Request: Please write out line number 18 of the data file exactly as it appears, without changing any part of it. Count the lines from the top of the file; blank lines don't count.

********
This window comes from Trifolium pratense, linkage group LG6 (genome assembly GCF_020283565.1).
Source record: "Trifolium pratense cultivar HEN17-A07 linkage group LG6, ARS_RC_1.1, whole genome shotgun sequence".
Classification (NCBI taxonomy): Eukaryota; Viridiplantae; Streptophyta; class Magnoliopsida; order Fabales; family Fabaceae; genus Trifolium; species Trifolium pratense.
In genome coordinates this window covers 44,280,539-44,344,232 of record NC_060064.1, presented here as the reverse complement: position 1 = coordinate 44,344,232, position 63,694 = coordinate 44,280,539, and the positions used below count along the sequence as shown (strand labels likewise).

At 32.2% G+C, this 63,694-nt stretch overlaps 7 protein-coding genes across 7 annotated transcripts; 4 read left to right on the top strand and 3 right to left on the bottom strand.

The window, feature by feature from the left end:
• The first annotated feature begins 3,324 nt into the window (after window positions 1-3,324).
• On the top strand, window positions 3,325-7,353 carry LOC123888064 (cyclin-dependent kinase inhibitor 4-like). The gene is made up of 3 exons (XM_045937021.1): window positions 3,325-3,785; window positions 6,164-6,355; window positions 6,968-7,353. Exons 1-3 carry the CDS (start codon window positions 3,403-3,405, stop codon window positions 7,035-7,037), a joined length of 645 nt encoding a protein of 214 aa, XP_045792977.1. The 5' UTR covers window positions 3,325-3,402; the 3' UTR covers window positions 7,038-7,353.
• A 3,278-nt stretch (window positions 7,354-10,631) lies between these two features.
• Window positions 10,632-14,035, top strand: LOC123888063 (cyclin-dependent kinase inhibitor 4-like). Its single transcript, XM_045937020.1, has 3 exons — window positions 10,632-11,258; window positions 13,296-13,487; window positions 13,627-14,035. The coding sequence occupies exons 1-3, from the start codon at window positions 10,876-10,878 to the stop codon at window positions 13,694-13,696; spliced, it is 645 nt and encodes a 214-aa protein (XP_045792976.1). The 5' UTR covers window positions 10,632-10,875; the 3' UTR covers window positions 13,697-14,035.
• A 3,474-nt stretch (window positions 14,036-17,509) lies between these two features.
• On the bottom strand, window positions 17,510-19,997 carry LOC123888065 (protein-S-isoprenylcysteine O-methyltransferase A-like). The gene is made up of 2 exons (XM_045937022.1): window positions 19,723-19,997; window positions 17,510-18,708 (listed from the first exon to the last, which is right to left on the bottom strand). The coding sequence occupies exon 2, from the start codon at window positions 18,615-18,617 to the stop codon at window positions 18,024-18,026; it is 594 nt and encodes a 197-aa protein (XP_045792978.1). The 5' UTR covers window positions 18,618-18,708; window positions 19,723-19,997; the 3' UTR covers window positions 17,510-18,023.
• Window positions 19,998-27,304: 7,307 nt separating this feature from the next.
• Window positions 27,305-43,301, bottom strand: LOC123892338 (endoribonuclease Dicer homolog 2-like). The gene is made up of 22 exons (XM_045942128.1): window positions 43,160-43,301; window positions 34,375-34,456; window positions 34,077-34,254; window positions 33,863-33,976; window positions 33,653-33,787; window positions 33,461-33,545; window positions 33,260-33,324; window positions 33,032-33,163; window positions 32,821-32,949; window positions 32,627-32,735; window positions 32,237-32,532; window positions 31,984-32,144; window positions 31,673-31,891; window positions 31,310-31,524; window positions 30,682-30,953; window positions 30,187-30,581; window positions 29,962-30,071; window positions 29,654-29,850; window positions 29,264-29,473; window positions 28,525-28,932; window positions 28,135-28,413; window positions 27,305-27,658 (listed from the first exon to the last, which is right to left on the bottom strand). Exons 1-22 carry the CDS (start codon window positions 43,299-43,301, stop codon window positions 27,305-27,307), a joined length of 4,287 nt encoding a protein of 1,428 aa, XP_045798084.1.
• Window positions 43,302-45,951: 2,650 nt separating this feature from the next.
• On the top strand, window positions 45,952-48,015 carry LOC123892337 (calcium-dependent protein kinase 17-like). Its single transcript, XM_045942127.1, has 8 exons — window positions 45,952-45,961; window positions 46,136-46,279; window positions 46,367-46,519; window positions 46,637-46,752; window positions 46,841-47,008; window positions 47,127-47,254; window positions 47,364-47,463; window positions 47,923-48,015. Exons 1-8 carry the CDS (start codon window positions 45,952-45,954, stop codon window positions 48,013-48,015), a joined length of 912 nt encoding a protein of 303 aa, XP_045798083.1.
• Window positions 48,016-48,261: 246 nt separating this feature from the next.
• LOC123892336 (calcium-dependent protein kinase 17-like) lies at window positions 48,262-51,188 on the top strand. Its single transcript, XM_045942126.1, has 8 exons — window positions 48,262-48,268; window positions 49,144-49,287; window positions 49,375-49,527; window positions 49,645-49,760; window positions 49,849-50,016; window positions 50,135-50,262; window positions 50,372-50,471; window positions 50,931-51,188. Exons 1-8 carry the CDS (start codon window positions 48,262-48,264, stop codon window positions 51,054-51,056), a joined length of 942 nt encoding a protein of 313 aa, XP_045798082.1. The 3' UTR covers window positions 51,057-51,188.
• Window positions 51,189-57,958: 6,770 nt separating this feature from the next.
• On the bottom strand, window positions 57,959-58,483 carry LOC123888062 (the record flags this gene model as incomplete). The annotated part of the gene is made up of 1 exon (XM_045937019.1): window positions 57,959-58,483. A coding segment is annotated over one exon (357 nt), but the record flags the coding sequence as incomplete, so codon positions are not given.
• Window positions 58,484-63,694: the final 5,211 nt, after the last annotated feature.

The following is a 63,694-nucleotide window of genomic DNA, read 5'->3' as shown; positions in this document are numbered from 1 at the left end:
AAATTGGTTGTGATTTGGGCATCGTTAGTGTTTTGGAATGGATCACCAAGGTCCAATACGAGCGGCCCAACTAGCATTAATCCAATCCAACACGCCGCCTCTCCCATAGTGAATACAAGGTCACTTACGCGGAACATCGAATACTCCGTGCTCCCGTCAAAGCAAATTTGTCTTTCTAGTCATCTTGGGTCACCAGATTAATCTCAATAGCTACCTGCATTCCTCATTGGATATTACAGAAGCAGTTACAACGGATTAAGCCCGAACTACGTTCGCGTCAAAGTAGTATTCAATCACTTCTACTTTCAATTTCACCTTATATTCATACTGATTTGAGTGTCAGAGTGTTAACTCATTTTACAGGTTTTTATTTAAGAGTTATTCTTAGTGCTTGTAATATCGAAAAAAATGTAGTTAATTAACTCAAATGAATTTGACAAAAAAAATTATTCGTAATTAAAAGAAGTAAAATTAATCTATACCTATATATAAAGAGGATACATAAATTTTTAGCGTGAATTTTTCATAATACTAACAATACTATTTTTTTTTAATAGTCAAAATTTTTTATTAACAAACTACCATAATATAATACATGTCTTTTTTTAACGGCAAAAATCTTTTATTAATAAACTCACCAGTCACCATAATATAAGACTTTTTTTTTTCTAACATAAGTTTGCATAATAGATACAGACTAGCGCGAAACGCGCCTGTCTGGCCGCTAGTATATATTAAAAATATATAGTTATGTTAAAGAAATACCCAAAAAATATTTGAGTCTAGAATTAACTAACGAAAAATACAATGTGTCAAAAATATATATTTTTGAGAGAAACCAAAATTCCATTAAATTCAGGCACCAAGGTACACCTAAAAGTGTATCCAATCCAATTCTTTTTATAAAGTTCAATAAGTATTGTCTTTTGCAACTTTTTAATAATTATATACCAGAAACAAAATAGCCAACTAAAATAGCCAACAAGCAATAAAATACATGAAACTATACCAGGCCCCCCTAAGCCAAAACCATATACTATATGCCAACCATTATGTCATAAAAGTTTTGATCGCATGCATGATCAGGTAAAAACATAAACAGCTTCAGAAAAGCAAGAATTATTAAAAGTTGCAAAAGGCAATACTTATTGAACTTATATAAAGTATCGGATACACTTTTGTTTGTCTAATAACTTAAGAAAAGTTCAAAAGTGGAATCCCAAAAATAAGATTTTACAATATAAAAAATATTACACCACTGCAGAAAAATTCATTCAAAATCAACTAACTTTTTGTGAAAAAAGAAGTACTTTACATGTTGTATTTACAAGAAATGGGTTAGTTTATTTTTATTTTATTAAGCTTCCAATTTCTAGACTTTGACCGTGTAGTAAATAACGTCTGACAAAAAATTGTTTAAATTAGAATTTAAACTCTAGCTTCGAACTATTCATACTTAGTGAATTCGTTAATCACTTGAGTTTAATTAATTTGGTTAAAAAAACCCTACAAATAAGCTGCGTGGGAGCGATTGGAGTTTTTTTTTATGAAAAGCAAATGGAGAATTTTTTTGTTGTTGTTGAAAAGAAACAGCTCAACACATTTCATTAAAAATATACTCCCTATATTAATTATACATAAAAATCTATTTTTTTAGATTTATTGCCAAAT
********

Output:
• LOC123892336 (calcium-dependent protein kinase 17-like) lies at window positions 48,262-51,188 on the top strand. Its single transcript, XM_045942126.1, has 8 exons — window positions 48,262-48,268; window positions 49,144-49,287; window positions 49,375-49,527; window positions 49,645-49,760; window positions 49,849-50,016; window positions 50,135-50,262; window positions 50,372-50,471; window positions 50,931-51,188. Exons 1-8 carry the CDS (start codon window positions 48,262-48,264, stop codon window positions 51,054-51,056), a joined length of 942 nt encoding a protein of 313 aa, XP_045798082.1. The 3' UTR covers window positions 51,057-51,188.